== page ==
I recommend experimenting — freely — with decimal fractions in areas we’re used to used to dealing with as wholes. Nothing productive happens? So what? but pay attention if something interesting comes up.

We say someone is “intelligent”; someone else “stupid.” How about both — and all else — being some decimal fraction between the binaries intelligent and stupid?
We say someone is “beautiful”; someone else “ugly.” How about both — and all else — being some decimal fraction between the binaries beautiful and ugly?

You see surely how extendible a list of such could become. Here: add more yourself. I’ll seed the list:

How monogomous is homo sapiens? Zero? One? Some fraction?

Where your answers are decimal fractions, try estimating a possible value for the fraction.

Your mother may have blue eyes while you have brown, but surely some things are either or: plain and simple. Like, for example: you’re either dead or alive.

I suggest that the more closely one looks at such either / or dichotomies, more leeway may be found to stretch out of them. Can one really say that all “living” people are equally alive? I was once selling motorcycle accessories when the middle weight boxing champ walked in. Sorry I’m not remembering his name from the summer of 1967, but man that guy glowed.

The time I picked Ivan Illich up and whirled him around in my arms, he felt like I had embraced a live high-tension wire. I swear he levitated. (I suspect we both levitated. (Believe me: I hadn’t been levitating until I touched him.)) But then people have told me I seem like an angel: just fallen from the sky. Who can say we’re all “equally” alive: at all times. Everyone knows of days when they burned bright; and other days when they just sputter.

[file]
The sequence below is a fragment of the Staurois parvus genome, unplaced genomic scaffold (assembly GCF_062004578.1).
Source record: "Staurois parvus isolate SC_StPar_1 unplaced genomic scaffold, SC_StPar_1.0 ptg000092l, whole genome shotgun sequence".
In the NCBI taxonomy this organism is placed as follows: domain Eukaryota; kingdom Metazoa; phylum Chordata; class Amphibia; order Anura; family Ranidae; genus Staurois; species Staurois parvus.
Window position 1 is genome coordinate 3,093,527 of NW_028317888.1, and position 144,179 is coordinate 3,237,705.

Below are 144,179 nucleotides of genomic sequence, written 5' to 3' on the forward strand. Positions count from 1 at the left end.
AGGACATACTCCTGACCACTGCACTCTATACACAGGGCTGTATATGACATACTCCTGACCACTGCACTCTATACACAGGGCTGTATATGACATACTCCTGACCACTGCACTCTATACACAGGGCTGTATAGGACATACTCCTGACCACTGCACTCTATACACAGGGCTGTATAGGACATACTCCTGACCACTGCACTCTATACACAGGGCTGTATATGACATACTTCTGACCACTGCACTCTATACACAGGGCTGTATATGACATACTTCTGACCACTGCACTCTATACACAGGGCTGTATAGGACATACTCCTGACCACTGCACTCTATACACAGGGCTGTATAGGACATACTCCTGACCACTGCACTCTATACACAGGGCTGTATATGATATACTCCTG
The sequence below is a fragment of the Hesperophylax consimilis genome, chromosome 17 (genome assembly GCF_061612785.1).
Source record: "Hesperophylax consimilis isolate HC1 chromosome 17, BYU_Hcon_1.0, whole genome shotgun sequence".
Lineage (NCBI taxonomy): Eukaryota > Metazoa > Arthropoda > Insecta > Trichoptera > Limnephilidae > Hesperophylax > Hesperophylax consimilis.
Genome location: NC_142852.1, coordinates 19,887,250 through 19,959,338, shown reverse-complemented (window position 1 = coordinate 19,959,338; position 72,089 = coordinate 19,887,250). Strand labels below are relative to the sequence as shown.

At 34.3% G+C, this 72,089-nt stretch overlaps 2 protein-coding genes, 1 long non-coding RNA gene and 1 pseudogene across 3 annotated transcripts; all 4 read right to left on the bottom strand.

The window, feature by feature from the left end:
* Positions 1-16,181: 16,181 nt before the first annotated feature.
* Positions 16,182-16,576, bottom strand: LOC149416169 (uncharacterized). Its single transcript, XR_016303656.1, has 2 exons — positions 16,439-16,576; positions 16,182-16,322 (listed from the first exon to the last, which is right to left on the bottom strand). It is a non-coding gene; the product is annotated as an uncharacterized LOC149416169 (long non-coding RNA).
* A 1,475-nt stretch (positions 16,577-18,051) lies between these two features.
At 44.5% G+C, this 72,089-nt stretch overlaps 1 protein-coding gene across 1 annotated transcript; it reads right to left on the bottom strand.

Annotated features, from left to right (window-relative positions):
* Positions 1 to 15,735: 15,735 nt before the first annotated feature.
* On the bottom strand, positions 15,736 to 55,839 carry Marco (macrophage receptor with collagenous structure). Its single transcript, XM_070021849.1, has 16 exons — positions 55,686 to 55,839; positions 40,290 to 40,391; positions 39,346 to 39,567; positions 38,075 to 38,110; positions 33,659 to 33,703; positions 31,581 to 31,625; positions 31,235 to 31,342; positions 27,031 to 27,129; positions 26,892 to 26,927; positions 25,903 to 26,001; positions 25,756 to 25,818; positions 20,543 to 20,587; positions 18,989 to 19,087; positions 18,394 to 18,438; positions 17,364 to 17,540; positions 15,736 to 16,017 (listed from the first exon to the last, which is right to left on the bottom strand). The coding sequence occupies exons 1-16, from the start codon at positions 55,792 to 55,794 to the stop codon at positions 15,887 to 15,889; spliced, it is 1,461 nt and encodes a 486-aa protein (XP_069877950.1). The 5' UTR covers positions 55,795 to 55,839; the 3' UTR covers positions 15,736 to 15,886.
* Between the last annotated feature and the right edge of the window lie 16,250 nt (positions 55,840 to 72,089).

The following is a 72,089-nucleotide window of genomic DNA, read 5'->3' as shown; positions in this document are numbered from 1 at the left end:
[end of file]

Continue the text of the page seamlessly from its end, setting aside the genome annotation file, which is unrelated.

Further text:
Then again so many of our distinctions are verbal, semantic, political. Then we believe them, trust them: think our descriptions are real. These days you’re not dead until a doctor (licensed by the state) pronounces you dead. The organism is discounted; the magical words, with their magical document, promoted. Maybe it’s better than throwing people into a coffin the minute they fall down — so we don’t have to put up with the smell, and then exhuming the coffin later to find it full of frantic scratchings. And what about when the doctor pronounces you dead, then some other doctor finds you walking down the hall: or decides to try to electrocute your heart back into action? Were you “zero” dead? or “one” dead? or decimal-fractionally dead?

More may follow, but that sets the direction.

Oh: and meantime, ask yourself to what extent my questions are “real”: that is, do they correspond to survival issues or are they chimerical, artifacts of our (my) verbiage? don’t be too quick to decide: especially not merely because I mix “superstitious” examples with “scientific.”

Thinking Tools

About pk

Seems to me that some modicum of honesty is requisite to intelligence. If we look in the mirror and see not kleptocrats but Christians, we’re still in the same old trouble.